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Inadvertent ImagesA History of Photographic Apparitions$
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Peter Geimer

Print publication date: 2018

Print ISBN-13: 9780226471877

Published to Chicago Scholarship Online: January 2019

DOI: 10.7208/chicago/9780226471907.001.0001

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Case Study I: Signs of Life or “False Flames”?

Case Study I: Signs of Life or “False Flames”?

Jules Luys and the Controversy over “Effluviography”

Chapter:
(p.77) 3 Case Study I: Signs of Life or “False Flames”?
Source:
Inadvertent Images
Author(s):

Peter Geimer

, Gerrit Jackson
Publisher:
University of Chicago Press
DOI:10.7208/chicago/9780226471907.003.0004

This chapters examines the dialectic of fact and artifact in a case study on the so-called “effluviographs,” which, toward the end of the century, were regarded as proof of the existence of an invisible fluid of life. Skeptics objected: in the alleged discoveries of photography they saw photographic artifacts, mere defects and phantoms. The chapter demonstrates to what extent both producers of “effluviographs” and sceptics relied on photographic means to demonstrate that photography suffered from such dysfunctions. Everyone involved in the debates believed himself to be on the side of unprejudiced scientific inquiry, but considered from outside, the system of labels they applied did not fit into any clear hierarchy—say, of “scientific” versus “unscientific” applications, of “experimentation” versus of “occultism,” or of “true” versus “counterfeit” results. What emerges instead is an order of knowledge in which one and the same phenomenon may be read, depending on the observer’s vantage point, now as photographic accident and artifact, now as revelation and discovery.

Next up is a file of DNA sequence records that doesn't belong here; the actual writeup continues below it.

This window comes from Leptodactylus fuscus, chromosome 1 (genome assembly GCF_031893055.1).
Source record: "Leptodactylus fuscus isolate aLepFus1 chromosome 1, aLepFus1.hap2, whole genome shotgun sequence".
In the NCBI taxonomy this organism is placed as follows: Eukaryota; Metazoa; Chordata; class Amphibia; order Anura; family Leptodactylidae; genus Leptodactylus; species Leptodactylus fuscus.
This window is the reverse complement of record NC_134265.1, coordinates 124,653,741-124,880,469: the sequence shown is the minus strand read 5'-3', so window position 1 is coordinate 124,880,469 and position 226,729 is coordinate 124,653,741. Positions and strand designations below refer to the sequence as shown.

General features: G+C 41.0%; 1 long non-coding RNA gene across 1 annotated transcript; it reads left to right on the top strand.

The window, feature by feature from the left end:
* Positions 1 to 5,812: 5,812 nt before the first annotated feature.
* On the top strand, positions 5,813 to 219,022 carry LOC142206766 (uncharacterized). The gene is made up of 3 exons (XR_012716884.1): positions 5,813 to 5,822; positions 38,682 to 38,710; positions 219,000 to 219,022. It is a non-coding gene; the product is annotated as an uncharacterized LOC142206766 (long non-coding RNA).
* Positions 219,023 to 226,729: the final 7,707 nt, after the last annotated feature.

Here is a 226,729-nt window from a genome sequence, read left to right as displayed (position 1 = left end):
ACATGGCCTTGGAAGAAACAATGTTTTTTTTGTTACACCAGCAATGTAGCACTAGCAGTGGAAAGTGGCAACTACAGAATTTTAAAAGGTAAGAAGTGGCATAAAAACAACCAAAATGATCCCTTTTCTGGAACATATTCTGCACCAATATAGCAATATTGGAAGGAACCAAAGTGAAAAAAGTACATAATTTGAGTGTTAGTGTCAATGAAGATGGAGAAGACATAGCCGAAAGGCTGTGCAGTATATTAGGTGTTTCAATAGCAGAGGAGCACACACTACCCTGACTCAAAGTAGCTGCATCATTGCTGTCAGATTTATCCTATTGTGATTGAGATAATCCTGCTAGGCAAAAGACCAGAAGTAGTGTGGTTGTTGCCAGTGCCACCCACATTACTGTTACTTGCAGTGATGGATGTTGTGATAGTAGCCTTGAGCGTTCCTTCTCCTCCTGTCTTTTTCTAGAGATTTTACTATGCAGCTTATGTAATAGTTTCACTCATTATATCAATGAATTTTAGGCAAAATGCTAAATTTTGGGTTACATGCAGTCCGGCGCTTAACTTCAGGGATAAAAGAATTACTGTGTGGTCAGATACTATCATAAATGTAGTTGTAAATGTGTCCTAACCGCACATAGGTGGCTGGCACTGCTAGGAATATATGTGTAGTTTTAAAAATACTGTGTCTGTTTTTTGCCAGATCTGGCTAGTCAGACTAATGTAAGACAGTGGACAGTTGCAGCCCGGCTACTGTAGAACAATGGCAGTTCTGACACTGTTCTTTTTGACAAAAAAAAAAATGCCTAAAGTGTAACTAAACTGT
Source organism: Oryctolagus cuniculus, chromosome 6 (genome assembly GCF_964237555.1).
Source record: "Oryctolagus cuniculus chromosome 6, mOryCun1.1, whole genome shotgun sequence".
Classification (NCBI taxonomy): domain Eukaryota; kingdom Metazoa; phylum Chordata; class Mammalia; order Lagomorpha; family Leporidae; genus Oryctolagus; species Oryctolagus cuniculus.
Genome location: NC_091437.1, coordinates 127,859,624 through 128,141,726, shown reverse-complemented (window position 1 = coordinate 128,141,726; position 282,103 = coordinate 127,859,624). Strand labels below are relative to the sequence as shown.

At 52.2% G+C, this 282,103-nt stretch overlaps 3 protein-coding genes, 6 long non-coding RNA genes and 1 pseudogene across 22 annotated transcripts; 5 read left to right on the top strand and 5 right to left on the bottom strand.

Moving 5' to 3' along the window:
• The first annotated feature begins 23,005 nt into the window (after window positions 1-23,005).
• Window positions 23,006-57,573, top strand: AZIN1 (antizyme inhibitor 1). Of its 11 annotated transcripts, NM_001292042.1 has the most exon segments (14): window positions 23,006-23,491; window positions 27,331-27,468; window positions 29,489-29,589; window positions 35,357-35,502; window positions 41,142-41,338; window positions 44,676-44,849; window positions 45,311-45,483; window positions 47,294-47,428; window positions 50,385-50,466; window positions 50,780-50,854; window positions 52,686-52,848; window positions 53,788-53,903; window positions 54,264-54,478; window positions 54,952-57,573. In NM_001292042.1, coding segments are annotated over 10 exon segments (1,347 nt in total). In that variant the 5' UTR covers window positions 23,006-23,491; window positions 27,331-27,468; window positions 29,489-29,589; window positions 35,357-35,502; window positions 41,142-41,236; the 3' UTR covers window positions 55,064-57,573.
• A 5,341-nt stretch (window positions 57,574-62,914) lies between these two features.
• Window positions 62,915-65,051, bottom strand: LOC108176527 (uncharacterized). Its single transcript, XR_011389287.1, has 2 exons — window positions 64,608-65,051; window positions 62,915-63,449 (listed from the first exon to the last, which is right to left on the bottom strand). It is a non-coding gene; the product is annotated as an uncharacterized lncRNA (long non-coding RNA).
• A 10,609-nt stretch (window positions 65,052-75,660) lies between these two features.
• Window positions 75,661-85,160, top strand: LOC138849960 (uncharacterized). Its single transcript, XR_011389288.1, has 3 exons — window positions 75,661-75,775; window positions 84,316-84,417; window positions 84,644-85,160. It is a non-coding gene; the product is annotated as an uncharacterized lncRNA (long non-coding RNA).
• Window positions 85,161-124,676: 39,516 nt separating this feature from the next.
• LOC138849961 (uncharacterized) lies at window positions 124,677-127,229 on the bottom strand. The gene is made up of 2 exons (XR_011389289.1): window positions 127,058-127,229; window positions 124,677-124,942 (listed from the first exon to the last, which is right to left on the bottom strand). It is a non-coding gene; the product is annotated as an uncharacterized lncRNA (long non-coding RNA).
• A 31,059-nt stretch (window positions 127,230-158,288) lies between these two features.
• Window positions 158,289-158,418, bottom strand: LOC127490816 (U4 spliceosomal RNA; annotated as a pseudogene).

Keywords:   phantom, occultism, fact, artifact, discovery

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